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Congress to get more seats in northeast: Mukul Sangma

Posted on Mar 05 2014 | IANS

Shillong, March 5 : Exuding confidence that northeastern states would contribute more seats to the Congress' kitty, Meghalaya Chief Minister Mukul Sangma Wednesday reiterated that his Gujarat counterpart Narendra Modi will never become the prime minister because of his fundamentalist background.

"We (Congress) are prepared for the elections. We are optimistic that the people in the region will throw their weight behind the Congress because of its revolutionary legislation and schemes launched by the party-led United Progressive Alliance government," Sangma told IANS.

"We are going to do well in Assam, Mizoram, Manipur, and Arunachal Pradesh. In Meghalaya we will retain the Shillong parliamentary seat and we are also optimistic that the Tura parliamentary seat (represented by Nationalist Congress Party MP Agatha K Sangma) will go in favour of the Congress this time," he said.

"Though Tripura and Nagaland are tough turf for the Congress, but nonetheless we are hoping to do better in both these states," added Sangma.

Of the 25 seats in the region (14 in Assam, two each in Tripura, Meghalaya, Manipur and Arunachal Pradesh and one each in Mizoram, Nagaland and Sikkim), Congress secured 13 in the last Lok Sabha polls in 2009 while the Bharatiya Janata Party got four seats.

The Communist Party of India-Marxist (CPI-M) won Tripura's two seats, while one seat each was bagged by regional parties Asom Gana Parishad, All India United Democratic Front and Bodo People's Front in Assam and the Naga People's Front and the Sikkim Democratic Front (SDF) secured the lone parliamentary seats from Nagaland and Sikkim respectively.

Congress is in power in Manipur, Mizoram, Assam, Arunachal Pradesh and Meghalaya while the CPI-M-led Left Front rules Tripura. The NPF-led Democratic Alliance of Nagaland is ruling in Nagaland and the SDF in Sikkim.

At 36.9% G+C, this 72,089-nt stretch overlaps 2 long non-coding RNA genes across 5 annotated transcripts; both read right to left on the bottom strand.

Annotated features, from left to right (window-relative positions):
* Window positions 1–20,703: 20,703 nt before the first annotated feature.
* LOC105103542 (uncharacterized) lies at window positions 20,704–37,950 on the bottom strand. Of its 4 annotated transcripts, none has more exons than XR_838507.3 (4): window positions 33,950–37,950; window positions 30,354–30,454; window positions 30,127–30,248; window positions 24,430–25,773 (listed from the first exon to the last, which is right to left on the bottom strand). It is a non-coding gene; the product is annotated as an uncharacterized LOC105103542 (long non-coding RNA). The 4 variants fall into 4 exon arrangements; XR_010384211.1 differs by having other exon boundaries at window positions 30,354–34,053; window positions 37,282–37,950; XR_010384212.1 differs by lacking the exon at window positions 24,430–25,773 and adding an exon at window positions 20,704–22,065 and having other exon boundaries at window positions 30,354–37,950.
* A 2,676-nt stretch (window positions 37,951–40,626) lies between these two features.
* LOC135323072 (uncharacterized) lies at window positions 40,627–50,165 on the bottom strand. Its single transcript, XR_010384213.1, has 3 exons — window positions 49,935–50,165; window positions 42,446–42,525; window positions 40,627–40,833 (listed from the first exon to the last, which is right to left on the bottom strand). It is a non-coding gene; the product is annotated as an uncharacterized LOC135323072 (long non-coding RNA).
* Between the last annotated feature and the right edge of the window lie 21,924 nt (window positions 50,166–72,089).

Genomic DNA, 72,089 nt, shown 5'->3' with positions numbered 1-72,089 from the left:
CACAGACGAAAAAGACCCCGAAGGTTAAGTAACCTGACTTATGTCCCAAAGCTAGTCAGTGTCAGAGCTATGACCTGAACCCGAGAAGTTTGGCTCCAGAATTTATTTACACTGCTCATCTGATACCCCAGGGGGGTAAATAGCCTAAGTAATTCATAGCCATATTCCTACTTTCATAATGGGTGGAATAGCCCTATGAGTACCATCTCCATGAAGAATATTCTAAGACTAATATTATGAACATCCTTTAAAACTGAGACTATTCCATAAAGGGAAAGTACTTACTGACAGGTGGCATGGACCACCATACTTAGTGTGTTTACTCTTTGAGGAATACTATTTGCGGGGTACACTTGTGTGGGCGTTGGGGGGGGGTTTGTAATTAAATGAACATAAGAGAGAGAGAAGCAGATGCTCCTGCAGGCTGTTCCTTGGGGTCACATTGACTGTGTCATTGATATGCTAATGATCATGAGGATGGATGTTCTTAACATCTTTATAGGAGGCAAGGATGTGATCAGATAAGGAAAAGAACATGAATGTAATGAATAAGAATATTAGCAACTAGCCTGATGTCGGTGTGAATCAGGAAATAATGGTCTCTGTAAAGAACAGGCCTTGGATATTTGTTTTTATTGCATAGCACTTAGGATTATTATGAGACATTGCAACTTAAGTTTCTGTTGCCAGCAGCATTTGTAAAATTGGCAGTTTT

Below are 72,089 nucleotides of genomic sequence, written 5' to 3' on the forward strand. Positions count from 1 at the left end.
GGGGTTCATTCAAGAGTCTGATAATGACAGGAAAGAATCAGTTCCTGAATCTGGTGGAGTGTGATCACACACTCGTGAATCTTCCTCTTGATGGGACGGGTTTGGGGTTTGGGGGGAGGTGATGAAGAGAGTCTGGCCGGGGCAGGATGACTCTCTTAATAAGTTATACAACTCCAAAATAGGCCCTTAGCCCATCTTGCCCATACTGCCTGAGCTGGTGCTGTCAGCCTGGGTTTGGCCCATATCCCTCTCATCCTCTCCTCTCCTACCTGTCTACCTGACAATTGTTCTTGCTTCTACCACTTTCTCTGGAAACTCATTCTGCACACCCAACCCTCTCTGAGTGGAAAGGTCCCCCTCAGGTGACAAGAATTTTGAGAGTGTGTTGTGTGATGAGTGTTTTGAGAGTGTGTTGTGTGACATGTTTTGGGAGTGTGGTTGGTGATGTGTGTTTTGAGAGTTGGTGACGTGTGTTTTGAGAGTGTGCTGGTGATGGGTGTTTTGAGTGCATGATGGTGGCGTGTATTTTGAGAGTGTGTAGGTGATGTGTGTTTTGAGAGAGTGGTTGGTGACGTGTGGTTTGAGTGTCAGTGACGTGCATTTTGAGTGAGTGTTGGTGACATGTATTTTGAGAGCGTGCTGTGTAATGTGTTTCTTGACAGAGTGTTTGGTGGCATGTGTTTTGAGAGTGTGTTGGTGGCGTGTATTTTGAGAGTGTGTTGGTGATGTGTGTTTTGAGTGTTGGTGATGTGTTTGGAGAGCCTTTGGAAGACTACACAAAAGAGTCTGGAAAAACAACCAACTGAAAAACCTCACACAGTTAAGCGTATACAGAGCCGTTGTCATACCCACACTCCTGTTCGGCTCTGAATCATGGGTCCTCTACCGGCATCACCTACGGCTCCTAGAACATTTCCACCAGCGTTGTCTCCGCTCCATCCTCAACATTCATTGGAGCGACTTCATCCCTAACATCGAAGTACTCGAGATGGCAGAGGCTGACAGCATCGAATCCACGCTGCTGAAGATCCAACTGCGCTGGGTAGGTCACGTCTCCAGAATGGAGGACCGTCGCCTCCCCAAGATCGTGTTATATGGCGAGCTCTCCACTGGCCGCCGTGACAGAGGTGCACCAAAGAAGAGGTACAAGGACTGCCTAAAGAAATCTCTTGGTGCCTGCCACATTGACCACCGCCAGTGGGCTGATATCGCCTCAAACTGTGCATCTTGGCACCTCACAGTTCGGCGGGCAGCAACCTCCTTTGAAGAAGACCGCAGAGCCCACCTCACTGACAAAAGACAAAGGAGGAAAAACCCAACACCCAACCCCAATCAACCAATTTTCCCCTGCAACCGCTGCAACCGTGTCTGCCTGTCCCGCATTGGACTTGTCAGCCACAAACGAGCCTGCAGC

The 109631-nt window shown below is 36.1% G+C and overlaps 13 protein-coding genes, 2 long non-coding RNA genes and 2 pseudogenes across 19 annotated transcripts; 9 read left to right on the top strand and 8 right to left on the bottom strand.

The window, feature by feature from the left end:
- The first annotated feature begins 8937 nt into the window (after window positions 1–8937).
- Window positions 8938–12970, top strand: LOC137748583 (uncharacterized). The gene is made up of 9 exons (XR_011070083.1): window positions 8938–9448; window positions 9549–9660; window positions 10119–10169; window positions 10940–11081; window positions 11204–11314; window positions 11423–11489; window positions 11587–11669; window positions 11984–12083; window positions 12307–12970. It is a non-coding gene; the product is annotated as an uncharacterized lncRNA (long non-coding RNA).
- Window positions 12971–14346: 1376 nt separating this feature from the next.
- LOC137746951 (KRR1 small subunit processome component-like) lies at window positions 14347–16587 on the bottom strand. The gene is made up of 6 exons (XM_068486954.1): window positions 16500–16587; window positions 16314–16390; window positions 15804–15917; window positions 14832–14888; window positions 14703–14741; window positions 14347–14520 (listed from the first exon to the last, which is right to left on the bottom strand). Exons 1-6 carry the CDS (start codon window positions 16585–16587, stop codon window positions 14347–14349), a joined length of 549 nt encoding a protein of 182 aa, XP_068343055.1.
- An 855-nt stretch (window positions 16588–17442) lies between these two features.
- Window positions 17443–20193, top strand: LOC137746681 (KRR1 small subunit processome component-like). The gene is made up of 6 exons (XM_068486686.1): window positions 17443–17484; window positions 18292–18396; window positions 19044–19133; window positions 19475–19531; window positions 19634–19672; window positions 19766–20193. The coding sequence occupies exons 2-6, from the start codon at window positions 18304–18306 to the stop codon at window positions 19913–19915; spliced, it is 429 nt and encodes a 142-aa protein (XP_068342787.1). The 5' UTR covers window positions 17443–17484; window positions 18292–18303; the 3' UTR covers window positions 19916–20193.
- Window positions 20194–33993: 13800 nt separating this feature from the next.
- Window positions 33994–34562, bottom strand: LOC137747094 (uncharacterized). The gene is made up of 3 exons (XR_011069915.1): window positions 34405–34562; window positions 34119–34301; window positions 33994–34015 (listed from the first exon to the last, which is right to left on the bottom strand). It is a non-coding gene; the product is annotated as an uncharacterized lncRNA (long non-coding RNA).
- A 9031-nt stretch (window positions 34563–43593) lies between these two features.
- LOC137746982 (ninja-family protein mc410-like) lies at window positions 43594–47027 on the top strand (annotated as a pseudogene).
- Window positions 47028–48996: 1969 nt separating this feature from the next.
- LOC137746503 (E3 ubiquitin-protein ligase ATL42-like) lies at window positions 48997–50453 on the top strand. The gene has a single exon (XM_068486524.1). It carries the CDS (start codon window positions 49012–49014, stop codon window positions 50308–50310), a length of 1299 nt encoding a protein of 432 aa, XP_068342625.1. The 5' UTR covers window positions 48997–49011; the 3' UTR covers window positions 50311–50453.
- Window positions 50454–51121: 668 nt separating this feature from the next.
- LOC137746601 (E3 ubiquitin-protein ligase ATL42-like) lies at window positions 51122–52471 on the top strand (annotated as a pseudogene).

Asked if the recent campaign launched by the BJP's prime ministerial candidate Modi in northeastern states would ruin Congress prospects, Sangma said: "There are some well wishers for the BJP in the region, but I don't see the BJP doing better than the Congress.

"The Congress has strong roots in the region, and I am optimistic we will do much better this because of the performance of the Congress-led UPA government."

Accusing the Rashtriya Swayamsewak Sangh (RSS) and the BJP to divide and polarize the country on religious communal lines, Sangma called for an all-out struggle against communal forces and ideologies through the elections.

Reiterating that he doesn't see Modi becoming a prime minister, he said: "Any person having fundamentalist background in this country cannot aspire to become prime minister. The whole issue (Modi's prime ministerial candidature) is being driven by this group which had hand in unpleasant things in the history of India.

"What would happen to India if Modiji a hardcore RSS man becomes the next prime minister? Imagine they (RSS) are going to pull strings behind the functioning of his government which is going to be dangerous for this country," he said.

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